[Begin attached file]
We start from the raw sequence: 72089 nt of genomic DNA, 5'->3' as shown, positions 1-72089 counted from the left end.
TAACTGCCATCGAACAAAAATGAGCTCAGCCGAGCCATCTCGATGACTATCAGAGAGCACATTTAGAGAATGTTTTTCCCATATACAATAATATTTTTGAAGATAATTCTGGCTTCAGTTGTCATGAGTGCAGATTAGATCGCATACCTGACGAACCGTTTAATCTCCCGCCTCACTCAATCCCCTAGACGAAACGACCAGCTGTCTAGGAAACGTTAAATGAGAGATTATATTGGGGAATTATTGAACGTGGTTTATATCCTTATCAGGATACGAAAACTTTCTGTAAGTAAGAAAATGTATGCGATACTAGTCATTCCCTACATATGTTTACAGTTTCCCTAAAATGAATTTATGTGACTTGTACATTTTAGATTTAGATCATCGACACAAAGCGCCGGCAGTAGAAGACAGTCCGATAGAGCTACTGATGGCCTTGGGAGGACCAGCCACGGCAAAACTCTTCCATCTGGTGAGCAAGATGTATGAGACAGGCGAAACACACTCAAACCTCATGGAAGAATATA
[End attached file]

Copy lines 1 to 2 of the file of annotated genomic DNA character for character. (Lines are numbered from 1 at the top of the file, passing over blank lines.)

We start from the raw sequence: 72089 nt of genomic DNA, 5'->3' as shown, positions 1-72089 counted from the left end.
TAACTGCCATCGAACAAAAATGAGCTCAGCCGAGCCATCTCGATGACTATCAGAGAGCACATTTAGAGAATGTTTTTCCCATATACAATAATATTTTTGAAGATAATTCTGGCTTCAGTTGTCATGAGTGCAGATTAGATCGCATACCTGACGAACCGTTTAATCTCCCGCCTCACTCAATCCCCTAGACGAAACGACCAGCTGTCTAGGAAACGTTAAATGAGAGATTATATTGGGGAATTATTGAACGTGGTTTATATCCTTATCAGGATACGAAAACTTTCTGTAAGTAAGAAAATGTATGCGATACTAGTCATTCCCTACATATGTTTACAGTTTCCCTAAAATGAATTTATGTGACTTGTACATTTTAGATTTAGATCATCGACACAAAGCGCCGGCAGTAGAAGACAGTCCGATAGAGCTACTGATGGCCTTGGGAGGACCAGCCACGGCAAAACTCTTCCATCTGGTGAGCAAGATGTATGAGACAGGCGAAACACACTCAAACCTCATGGAAGAATATA